From Wikipedia, the free encyclopedia
Jump to: navigation, search
See also: English Hexapla
The inter-relationship between various significant ancient versions and recensions of the Old Testament (some identified by their siglum). LXX here denotes the original septuagint.

Hexapla (Ancient Greek: Ἑξαπλᾶ, "sixfold") is the term for an edition of the Bible in six versions. It is an immense and complex word-for-word comparison of the Greek Septuagint with the original Hebrew Scriptures, and other Greek translations.[1] The term especially and generally applies to the edition of the Old Testament compiled by the theologian and scholar Origen, sometime before the year 240 CE, which placed side by side:

  1. Hebrew
  2. Secunda – Hebrew transliterated into Greek characters
  3. Aquila of Sinope
  4. Symmachus the Ebionite
  5. A recension of the Septuagint, with (1) interpolations to indicate where the Hebrew is not represented in the Septuagint—these are taken mainly from Theodotion's text and marked with asterisks, and (2) indications, using signs called obeloi (singular: obelus), of where words, phrases, or occasionally larger sections in the Septuagint do not reflect any underlying Hebrew.
  6. Theodotion[2]

Origen's eclectic recension of the Septuagint had a significant influence on the Old Testament text in several important manuscripts, such as the Codex Sinaiticus. The original work, which is said to have had about 6000 pages in 15 volumes and which probably only ever existed in a single complete copy, seems to have been stored in the library of the bishops of Caesarea for some centuries, but it was destroyed during the Muslim invasion of the year 638 at the latest. The subsisting fragments of partial copies have been collected in several editions, for example that of Frederick Field (1875).

The surviving fragments are now being re-published (with additional materials discovered since Field's edition) by an international group of Septuagint scholars. This work is being carried out as The Hexapla Project [3] under the auspices of the International Organization for Septuagint and Cognate Studies,[4] and directed by Peter J. Gentry (Southern Baptist Theological Seminary), Alison G. Salvesen (Oxford University), and Bas ter Haar Romeny (Leiden University).


The so-called "fifth" and "sixth editions" were two other Greek translations supposedly miraculously discovered by students outside the towns of Jericho and Nicopolis: these were later added by Origen to his Hexapla to make the Octapla.[5]

According to Eusebius of Caesarea, the Hexapla contained three more translations of the Greek Psalms (Quinta, Sexta and Septima), which, however, have not been preserved (for a total of 9 columns, so-called. Enneapla).[6] Hexapla had approx. 50 volumes and stored in the Library of Caesarea. It has never been rewritten in its entirety. The original was lost probably in the seventh century with the destruction of the library in 638 CE.

Origen, in his Commentary of the Gospel of Matthew explained the purpose for creating the Hexapla:

(...) due discrepancies between the manuscripts of the Old Testament with God's help, we were able to overcome using the testimony of other editions. This is because these points in the Septuagint, which because of discrepancies manuscripts aroused doubt, we gave evaluated on the basis of other editions and comply with them kept ticking obelosem those whose absence in the Hebrew text (did not have the courage to remove them entirely), and others have added the asterisk sign that it was apparent that the lessons were not found in the Septuagint, we added the other, consistent with the text of the Hebrew editions.[7]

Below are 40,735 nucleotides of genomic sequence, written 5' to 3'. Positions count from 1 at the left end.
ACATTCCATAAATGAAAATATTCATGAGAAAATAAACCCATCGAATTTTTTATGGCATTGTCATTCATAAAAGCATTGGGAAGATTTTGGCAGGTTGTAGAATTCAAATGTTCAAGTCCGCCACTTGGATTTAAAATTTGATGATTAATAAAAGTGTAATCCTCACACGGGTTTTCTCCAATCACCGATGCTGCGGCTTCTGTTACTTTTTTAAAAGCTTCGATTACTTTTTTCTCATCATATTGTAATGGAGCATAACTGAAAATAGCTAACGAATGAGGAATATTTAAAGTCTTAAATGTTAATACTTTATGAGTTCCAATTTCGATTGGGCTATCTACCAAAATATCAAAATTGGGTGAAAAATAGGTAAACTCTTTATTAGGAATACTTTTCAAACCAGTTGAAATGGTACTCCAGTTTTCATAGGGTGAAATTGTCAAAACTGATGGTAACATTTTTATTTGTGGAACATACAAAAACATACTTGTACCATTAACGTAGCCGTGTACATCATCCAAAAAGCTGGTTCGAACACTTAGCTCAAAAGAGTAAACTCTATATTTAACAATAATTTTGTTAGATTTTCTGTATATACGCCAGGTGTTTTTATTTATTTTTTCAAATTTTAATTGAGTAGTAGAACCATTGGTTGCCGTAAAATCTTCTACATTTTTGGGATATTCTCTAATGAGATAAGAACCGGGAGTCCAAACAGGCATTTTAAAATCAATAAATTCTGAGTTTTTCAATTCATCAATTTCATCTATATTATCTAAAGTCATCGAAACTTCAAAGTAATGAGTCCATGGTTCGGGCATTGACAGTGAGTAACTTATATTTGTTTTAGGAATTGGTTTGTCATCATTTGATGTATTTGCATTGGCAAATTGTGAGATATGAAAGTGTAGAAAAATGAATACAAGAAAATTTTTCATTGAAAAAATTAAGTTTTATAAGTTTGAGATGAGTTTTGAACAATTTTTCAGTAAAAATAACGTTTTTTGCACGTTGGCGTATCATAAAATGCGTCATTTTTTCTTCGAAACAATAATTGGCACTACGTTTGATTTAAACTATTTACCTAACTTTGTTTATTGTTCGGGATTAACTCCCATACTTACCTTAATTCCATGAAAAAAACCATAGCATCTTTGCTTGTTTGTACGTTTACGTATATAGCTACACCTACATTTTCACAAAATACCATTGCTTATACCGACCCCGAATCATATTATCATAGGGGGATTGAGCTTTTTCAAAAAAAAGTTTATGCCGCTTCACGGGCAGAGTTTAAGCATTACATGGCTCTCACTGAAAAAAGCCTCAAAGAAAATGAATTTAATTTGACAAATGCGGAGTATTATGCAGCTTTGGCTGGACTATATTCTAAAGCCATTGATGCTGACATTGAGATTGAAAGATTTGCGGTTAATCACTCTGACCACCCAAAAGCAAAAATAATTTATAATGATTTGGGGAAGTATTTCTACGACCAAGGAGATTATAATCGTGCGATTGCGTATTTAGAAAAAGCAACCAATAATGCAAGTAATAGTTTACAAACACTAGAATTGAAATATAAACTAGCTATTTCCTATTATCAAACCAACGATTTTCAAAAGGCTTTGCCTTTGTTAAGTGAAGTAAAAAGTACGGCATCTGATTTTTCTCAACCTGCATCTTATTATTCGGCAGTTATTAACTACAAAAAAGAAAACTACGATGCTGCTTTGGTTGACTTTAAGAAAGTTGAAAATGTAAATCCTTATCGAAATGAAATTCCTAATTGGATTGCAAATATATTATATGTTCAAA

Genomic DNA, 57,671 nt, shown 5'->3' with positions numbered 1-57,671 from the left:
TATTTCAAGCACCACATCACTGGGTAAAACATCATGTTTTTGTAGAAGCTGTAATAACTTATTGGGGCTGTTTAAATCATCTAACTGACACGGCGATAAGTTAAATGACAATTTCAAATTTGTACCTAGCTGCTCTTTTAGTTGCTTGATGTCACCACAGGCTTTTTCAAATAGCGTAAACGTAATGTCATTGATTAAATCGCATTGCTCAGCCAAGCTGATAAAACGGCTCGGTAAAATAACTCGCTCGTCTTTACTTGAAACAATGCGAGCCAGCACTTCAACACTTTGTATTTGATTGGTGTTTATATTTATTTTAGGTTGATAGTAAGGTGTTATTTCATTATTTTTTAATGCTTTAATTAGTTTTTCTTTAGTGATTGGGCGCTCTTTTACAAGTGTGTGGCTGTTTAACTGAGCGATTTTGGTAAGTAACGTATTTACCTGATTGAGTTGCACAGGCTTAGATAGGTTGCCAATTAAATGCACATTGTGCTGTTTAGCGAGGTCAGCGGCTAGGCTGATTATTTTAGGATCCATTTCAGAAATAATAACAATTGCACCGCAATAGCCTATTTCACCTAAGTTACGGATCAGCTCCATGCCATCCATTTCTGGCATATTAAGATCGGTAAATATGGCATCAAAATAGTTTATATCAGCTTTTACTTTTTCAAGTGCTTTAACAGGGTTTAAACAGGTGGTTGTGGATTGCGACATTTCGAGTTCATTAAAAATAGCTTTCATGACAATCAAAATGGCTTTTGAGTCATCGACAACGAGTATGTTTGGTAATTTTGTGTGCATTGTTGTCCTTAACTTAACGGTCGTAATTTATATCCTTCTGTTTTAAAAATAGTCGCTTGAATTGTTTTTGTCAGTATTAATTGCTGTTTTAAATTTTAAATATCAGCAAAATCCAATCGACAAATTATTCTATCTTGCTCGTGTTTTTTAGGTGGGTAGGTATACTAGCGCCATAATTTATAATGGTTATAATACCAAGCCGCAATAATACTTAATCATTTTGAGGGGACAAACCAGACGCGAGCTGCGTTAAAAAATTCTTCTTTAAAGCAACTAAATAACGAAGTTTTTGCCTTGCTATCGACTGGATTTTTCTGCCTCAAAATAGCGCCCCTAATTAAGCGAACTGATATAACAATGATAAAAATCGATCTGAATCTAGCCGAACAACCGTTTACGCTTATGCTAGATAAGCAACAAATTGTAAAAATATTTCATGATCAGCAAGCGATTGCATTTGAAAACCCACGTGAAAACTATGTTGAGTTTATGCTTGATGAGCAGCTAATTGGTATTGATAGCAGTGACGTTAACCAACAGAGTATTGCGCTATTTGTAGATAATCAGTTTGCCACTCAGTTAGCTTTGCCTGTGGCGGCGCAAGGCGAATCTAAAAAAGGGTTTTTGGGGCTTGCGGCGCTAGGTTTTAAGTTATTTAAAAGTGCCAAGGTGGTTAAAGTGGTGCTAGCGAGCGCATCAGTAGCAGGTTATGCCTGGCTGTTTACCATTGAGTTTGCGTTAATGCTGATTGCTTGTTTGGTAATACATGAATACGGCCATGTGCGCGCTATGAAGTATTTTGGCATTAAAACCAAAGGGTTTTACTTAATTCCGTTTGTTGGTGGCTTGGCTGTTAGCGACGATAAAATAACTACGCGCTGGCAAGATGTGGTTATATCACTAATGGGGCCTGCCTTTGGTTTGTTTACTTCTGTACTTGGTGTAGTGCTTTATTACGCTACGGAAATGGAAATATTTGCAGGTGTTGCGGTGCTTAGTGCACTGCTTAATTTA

Origen also developed a separate work called Tetrapla placing the Septuagint alongside the translations of Symmachus, Aquila and Theodotion.[8]

See also[edit]


  1. ^ Trigg, Joseoph W. - Origen - The Early Church Fathers - 1998, Routledge, London and New York, page 16. Retrieved 31 August 2015.
  2. ^ Würthwein, E. (1987). Der Text des Alten Testaments. Stuttgart: Deutsche Bibelgesellschaft. p. 66. 
  3. ^ Website of the Hexapla Project
  4. ^ Website of the International Organization for Septuagint and Cognate Studies
  5. ^ Cave, Wm. A complete history of the lives, acts, and martyrdoms of the holy apostles, and the two evangelists, St. Mark and Luke, Vol. II. Wiatt (Philadelphia), 1810. Accessed 6 Feb 2013.
  6. ^ Słownik pisarzy antycznych red. Anna Świderkówna WP Warszawa 1982
  7. ^ Origen, Commentary on the Gospel according to Matthew, K. Augustyniak, Kraków: WAM 1998, p. 246.
  8. ^ Eusebius, Church History, VI/16:4


  • Felix Albrecht: Art. Hexapla of Origen, in: The Encyclopedia of the Bible and Its Reception 11, Berlin et al. 2015, cols. 1000-1002.
  • Alison Salvesen (Hrsg.): Origen's hexapla and fragments. Papers presented at the Rich Seminar on the Hexapla, Oxford Centre for Hebrew and Jewish Studies, 25th July – 3rd August 1994 (= Texts and studies in ancient Judaism. Bd. 58). Mohr Siebeck, Tübingen 1998, ISBN 3-16-146575-X.
  • Erich Klostermann: Analecta zur Septuaginta, Hexapla und Patristik. Deichert, Leipzig 1895.
  • Frederick Field (ed.): Origenis hexaplorum quae supersunt: sive veterum interpretum Graecorum in totum vetus testamentum fragmenta. Post Flaminium nobilium, Drusium, et Montefalconium, adhibita etiam versione Syro-Hexaplari. 2 vols. Clarendonianus, Oxford 1875 (vol. 1: Genesis – Esther. Hexapla on the Internet Archive; vol. 2: Hiob – Maleachi. Hexapla on the Internet Archive).

External links[edit]